- Leash jerks
- Electric collars
- Strangling collars
- Prong collars
- Electric fences
Don’t be fooled by benign-sounding products: if it uses pain to manage a behaviour, it’s painful.
A little side point on electric collars: they go off even when your dog is not barking. A loud truck or the door bell are enough to set it off most times. When it comes to excellent timing, I can think of better mechanisms…
Regardless of my personal views, here is a list of disadvantages of using aversive-based methods in training:
- Frequent violence leads many dogs to become fearful of their owners. A little study of their body language will clearly attest to that. Some dogs become “hand-shy” as a result of violence: they shrink away from approaching hands.
- Violent punishments exacerbate behaviour problems with most phobic, anxious, nervous or aggressive dogs.
- A dog will stop an unwanted behaviour quicker in response to aversive methods than through reward-based techniques, granted. But in the long-term, a behaviour taught through rewards is more resistant to extinction.
- Many dogs who are frequently trained with aversive methods will ‘shut’ down. They won’t be showing bad behaviours, but they will be the shadow of themselves, showing less curiosity, lust for life, or initiative. Do you want a robot, or a dog?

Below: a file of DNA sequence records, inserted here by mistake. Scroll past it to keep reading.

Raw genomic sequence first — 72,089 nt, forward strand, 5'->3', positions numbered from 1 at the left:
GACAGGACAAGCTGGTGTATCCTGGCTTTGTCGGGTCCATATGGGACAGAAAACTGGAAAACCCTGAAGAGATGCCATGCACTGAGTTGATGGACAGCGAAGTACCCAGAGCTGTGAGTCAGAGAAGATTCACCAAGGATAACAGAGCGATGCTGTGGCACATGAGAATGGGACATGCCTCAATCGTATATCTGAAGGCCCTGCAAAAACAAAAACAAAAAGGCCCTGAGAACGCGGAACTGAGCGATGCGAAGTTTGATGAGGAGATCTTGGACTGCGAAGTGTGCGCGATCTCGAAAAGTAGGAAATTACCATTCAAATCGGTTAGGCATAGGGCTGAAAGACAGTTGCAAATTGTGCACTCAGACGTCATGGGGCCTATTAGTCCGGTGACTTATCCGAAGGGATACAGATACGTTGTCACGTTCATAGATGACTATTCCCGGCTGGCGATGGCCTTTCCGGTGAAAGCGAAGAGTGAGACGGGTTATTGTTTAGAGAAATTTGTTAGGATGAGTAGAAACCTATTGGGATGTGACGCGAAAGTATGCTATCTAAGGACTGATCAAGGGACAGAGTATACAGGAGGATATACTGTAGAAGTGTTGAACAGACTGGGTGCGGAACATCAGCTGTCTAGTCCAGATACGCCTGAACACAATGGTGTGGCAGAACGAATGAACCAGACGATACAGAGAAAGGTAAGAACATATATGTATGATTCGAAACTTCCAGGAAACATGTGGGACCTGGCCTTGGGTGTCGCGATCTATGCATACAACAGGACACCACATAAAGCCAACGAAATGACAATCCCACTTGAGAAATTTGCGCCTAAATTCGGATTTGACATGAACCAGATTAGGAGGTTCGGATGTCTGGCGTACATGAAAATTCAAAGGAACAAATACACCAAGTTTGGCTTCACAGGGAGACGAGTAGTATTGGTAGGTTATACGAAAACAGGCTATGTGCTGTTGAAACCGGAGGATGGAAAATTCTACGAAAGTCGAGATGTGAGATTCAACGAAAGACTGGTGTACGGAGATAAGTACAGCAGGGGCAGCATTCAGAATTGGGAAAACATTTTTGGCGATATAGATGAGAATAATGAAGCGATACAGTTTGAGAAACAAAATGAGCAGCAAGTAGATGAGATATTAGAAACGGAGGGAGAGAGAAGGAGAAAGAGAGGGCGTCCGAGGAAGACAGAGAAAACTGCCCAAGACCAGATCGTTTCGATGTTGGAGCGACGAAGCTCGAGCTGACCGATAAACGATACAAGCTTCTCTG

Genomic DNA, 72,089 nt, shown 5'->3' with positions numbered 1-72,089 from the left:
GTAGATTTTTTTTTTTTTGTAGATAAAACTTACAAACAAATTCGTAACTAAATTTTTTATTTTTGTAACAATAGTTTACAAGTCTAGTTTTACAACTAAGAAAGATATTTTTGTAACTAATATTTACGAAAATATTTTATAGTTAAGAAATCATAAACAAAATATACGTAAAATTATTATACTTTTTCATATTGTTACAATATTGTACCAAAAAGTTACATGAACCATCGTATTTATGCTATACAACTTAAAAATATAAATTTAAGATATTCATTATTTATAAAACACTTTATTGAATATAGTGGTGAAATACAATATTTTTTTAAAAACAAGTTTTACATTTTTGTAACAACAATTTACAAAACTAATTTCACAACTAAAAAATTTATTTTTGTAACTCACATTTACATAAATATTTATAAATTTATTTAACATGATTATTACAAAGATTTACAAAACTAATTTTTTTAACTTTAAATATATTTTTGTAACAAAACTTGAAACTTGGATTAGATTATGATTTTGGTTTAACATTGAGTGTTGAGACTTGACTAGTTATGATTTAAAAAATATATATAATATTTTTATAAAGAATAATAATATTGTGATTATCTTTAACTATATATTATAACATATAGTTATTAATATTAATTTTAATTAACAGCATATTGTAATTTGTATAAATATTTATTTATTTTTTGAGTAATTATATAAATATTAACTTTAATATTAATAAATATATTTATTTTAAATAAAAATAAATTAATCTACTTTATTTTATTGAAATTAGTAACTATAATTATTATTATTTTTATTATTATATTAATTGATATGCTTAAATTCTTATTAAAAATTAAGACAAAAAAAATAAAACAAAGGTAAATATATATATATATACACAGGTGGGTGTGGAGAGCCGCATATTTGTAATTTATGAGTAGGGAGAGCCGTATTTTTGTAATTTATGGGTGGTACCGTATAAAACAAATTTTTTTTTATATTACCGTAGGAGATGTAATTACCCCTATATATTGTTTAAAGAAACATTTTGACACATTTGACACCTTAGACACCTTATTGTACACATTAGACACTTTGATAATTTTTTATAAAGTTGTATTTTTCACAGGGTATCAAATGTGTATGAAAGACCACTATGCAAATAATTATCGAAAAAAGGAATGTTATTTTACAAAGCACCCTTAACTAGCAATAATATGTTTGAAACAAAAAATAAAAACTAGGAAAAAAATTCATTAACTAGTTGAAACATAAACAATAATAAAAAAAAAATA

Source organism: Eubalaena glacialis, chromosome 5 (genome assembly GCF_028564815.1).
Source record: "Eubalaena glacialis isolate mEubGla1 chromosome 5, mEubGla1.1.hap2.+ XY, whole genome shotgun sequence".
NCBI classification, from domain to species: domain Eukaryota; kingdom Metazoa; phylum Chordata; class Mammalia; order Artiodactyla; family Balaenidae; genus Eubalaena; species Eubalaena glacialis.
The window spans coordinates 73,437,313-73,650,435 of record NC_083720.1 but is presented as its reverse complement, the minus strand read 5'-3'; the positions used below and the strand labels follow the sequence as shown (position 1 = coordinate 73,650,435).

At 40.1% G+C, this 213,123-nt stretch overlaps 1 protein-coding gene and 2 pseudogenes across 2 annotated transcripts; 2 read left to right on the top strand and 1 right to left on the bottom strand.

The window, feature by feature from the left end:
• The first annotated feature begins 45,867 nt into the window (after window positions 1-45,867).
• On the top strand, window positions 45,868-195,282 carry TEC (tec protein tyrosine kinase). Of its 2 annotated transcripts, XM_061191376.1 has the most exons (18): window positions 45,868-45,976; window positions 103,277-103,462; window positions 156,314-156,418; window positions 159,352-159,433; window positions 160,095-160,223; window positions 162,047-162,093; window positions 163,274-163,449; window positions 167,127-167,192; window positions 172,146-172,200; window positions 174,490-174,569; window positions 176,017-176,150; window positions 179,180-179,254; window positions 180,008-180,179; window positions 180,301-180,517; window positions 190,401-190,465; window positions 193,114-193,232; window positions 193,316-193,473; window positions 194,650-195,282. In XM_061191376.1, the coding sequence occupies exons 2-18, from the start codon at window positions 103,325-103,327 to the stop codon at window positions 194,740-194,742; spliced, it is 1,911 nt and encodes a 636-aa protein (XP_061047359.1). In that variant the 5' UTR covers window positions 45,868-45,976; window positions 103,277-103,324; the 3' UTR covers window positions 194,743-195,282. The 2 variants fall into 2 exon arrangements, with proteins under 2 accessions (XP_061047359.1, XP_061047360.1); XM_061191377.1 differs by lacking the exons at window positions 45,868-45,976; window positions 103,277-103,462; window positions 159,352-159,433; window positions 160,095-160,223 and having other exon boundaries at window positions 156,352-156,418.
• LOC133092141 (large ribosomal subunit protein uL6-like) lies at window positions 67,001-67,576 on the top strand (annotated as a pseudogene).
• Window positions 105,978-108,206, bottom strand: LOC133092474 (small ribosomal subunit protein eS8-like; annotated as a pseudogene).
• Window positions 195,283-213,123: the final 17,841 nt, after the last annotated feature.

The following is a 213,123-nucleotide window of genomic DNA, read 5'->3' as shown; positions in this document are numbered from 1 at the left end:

Before you worry about spoiling the dog, note that there is a flurry of positive-only training methods which are producing armies of good canine citizens.
But what it boils down to, for me, is this: If there is an alternative method with equally acceptable results, why would I choose the unpleasant one?
11. Be sneaky
But you said 10 points!!?? Sorry guys, I lied. I was reminded of this point by the author of the Koda Diaries, and it’s just too important to pass.
When it comes to punishing your dog, he could come to associate you with the deed. Try to booby trap the bin with something loud, or put plastic bags on your couch when you’re away.
So why sneaky?
- Best for your relationship: you don’t get so much of the “owner = sometimes nasty” thing going on, and
- The dog is less likely to indulge only in your absence, as many do.
For reviews on some of these books, go to Canis bonus dog book reviews.
- Linda Case – “the Dog, Its Behavior, Nutrition and Health”
- Ian Dunbar – “How to Teach a new Dog old Tricks”
- Steven R Lindsay – “Handbook of Applied Dog Behavior and Training”
- Patricia McConnell – “The Other End of the Leash”
- Pamela Reid – “Excel-erated Learning – Explaining How Dogs Learn and How Best to Teach them “
As ever, I value your comments. I would particularly like to hear your view if you:
- Are you a dog professional having to frequently position yourself in that minefield of a subject?
- Are you confused about, firmly against, or have reservations about gentle training methods?
- Are you, like me, a dedicated advocate for gentle methods?